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Brazilian Brands Invade New York With BeBrasil Festival

Laurel Wentz

Immersive Experience Transforms 10,000 Feet of SoHo Retail Space Into a Country Pop-Up

Brazil is coming to Manhattan this week with a concept space showcasing the country's lively culture of creativity and innovation. Starting Wednesday, the 10,000-foot former Tommy Hilfiger store in SoHo will be filled with 40 Brazilian brands and services offering a pop-up festival from food to fashion called BeBrasil.


The Brazilian Trade and Promotion Agency, APEX, was inspired by a partnership last year with Macy's to do a country tribute to Brazil at the department store. APEX worked with Lowe Profero, and later signed a deal with the digital agency to develop a strategy to promote Brazil in the U.S., leading to this week's BeBrasil.

"We wanted to inspire New York and Americans to see Brazil in a more creative, sustainable way," said Mauricio Borges, president of APEX. "The main goal is to improve our relationship."

One of the highlights of BeBrasil is likely to be a talk and book signing by Brazil's top chef, Alex Atala. His D.O.M. restaurant in Sao Paulo is currently No. 4 in the San Pellegrino-sponsored ranking of the top 50 restaurants in the world. Mr. Atala, a tattoed, music-loving former punk, is revered for his transformation of indigenous ingredients, some of which (including ants) he explains on the restaurant's website, into haute cuisine. Celebrity chef David Chang, of Momofuku fame, described Mr. Atala in a recent Wall Street Journal profile: "Whenever I see that Dos Equis commercial-the most interesting man in the world-I always think, No, that's not true. The most interesting man in the world is Alex Atala."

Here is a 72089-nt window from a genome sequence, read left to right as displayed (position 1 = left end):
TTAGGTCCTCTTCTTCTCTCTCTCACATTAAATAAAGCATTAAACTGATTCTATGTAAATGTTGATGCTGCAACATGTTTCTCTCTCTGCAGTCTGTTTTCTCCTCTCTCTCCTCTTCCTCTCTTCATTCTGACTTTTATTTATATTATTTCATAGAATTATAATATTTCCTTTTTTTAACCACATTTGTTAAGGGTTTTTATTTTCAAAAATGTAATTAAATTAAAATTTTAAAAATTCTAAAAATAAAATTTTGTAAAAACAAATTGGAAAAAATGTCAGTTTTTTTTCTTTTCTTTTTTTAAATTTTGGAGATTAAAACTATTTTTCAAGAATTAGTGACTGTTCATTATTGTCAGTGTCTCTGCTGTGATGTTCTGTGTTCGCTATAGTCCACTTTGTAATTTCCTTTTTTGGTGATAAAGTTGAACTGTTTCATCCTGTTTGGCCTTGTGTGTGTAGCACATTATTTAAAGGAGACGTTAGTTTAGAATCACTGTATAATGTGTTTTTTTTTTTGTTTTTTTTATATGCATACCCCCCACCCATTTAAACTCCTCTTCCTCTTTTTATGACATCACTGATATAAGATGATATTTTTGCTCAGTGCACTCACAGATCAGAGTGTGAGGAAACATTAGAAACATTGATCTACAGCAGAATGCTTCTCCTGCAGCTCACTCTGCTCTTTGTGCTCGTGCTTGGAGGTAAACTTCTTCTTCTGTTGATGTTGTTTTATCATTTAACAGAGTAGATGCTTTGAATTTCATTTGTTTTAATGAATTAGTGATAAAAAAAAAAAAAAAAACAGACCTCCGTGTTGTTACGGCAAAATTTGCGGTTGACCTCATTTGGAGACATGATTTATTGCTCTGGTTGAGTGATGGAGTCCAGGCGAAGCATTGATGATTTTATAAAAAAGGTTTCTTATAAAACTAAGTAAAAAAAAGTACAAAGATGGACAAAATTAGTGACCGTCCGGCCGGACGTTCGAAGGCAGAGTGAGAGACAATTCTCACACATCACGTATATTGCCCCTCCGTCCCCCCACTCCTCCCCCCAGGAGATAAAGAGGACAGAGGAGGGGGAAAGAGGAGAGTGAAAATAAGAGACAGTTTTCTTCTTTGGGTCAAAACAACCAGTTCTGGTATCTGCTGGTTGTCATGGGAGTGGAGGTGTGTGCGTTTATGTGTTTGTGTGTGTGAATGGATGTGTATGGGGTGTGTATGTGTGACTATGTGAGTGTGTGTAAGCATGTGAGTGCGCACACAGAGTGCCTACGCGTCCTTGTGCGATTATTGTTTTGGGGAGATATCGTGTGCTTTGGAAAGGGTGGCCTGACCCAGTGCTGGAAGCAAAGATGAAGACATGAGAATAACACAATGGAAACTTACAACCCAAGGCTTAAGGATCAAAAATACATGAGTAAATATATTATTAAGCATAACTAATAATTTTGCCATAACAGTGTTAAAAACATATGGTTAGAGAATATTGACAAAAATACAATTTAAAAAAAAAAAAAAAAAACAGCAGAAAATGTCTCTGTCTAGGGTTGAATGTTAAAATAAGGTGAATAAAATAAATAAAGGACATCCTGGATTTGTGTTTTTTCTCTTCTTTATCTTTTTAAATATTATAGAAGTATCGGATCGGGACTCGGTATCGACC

The immersive experience at BeBrasil was designed by Brazilian architects and includes live music, a typical bar and virtual tours of Brazilian cities and of the country's Inhotim modern art museum.

Brands with products on display and for sale include apparel designers like Maria Oiticica and Alexandre Herchovitch, whose vision is described by New York magazine as "fantasy with a utilitarian streak that's sometimes politically charged," and Doiselles, a knitwear label that uses prison inmates as knitters.

There are energy drinks and natural cosmetics from the Amazon rainforest, and coffee, coconut water and the sugar-cane based cachaca used to make caipirinhas. The best-known brand participating may be Havaianas flipflops, and the biggest is Embraer, Brazil's aircraft manufacturer. Entry to BeBrasil, open through Oct. 22, is free.

"People still think about Brazil in one dimension-soccer and samba, not that there's anything wrong with that," said Roberto Ramos, Lowe Profero's New York-based managing director for Latin America. "It's a free, joyous, accessible culture. We want to add more texture and depth to that, and showcase Brazilian products and creativity."

Apex's Mr. Borges said New York is the perfect place to start and that APEX hopes to take BeBrasil to other cities and countries.

"What we want to show is not just the b-to-b experience but b-to-c, and let people be inspired, talk, network and use our platform," he said.

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